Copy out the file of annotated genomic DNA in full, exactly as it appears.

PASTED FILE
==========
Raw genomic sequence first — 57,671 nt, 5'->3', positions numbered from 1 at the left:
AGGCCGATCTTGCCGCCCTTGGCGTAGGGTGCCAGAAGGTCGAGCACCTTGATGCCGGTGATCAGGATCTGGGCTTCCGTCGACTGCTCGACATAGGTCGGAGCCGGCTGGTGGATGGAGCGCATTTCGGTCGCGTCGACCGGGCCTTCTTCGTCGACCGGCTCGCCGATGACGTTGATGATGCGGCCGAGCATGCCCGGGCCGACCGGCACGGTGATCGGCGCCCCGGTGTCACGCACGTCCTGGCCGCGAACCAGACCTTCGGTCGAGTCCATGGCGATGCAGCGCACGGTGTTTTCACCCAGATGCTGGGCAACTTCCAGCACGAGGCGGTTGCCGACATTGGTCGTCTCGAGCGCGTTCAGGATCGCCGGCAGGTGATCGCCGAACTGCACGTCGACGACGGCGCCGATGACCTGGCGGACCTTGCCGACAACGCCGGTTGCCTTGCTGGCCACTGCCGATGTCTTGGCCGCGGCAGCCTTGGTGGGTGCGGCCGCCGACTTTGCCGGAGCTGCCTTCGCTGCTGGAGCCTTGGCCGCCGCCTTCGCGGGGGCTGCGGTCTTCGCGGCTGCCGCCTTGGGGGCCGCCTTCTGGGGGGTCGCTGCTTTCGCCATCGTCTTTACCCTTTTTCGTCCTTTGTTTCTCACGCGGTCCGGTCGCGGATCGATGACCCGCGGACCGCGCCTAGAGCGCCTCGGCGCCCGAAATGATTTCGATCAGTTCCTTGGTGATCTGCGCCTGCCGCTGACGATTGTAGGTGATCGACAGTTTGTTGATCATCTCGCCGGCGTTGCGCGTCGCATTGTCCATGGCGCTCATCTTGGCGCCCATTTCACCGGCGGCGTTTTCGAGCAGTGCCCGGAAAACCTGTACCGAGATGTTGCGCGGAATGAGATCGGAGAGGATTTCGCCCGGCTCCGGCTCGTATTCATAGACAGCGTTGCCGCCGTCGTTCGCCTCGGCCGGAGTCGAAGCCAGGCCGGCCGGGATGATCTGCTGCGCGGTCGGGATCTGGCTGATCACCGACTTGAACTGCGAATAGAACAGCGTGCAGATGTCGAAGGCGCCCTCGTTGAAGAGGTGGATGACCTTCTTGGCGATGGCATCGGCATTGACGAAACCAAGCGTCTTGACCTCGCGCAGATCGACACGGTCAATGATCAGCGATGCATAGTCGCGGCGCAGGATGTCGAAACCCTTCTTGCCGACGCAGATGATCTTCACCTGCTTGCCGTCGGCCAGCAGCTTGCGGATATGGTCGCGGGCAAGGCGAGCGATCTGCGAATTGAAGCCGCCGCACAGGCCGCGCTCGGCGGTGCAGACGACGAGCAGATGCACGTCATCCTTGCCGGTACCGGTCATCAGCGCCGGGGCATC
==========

Raw genomic sequence first — 57,671 nt, 5'->3', positions numbered from 1 at the left:
AGGCCGATCTTGCCGCCCTTGGCGTAGGGTGCCAGAAGGTCGAGCACCTTGATGCCGGTGATCAGGATCTGGGCTTCCGTCGACTGCTCGACATAGGTCGGAGCCGGCTGGTGGATGGAGCGCATTTCGGTCGCGTCGACCGGGCCTTCTTCGTCGACCGGCTCGCCGATGACGTTGATGATGCGGCCGAGCATGCCCGGGCCGACCGGCACGGTGATCGGCGCCCCGGTGTCACGCACGTCCTGGCCGCGAACCAGACCTTCGGTCGAGTCCATGGCGATGCAGCGCACGGTGTTTTCACCCAGATGCTGGGCAACTTCCAGCACGAGGCGGTTGCCGACATTGGTCGTCTCGAGCGCGTTCAGGATCGCCGGCAGGTGATCGCCGAACTGCACGTCGACGACGGCGCCGATGACCTGGCGGACCTTGCCGACAACGCCGGTTGCCTTGCTGGCCACTGCCGATGTCTTGGCCGCGGCAGCCTTGGTGGGTGCGGCCGCCGACTTTGCCGGAGCTGCCTTCGCTGCTGGAGCCTTGGCCGCCGCCTTCGCGGGGGCTGCGGTCTTCGCGGCTGCCGCCTTGGGGGCCGCCTTCTGGGGGGTCGCTGCTTTCGCCATCGTCTTTACCCTTTTTCGTCCTTTGTTTCTCACGCGGTCCGGTCGCGGATCGATGACCCGCGGACCGCGCCTAGAGCGCCTCGGCGCCCGAAATGATTTCGATCAGTTCCTTGGTGATCTGCGCCTGCCGCTGACGATTGTAGGTGATCGACAGTTTGTTGATCATCTCGCCGGCGTTGCGCGTCGCATTGTCCATGGCGCTCATCTTGGCGCCCATTTCACCGGCGGCGTTTTCGAGCAGTGCCCGGAAAACCTGTACCGAGATGTTGCGCGGAATGAGATCGGAGAGGATTTCGCCCGGCTCCGGCTCGTATTCATAGACAGCGTTGCCGCCGTCGTTCGCCTCGGCCGGAGTCGAAGCCAGGCCGGCCGGGATGATCTGCTGCGCGGTCGGGATCTGGCTGATCACCGACTTGAACTGCGAATAGAACAGCGTGCAGATGTCGAAGGCGCCCTCGTTGAAGAGGTGGATGACCTTCTTGGCGATGGCATCGGCATTGACGAAACCAAGCGTCTTGACCTCGCGCAGATCGACACGGTCAATGATCAGCGATGCATAGTCGCGGCGCAGGATGTCGAAACCCTTCTTGCCGACGCAGATGATCTTCACCTGCTTGCCGTCGGCCAGCAGCTTGCGGATATGGTCGCGGGCAAGGCGAGCGATCTGCGAATTGAAGCCGCCGCACAGGCCGCGCTCGGCGGTGCAGACGACGAGCAGATGCACGTCATCCTTGCCGGTACCGGTCATCAGCGCCGGGGCATC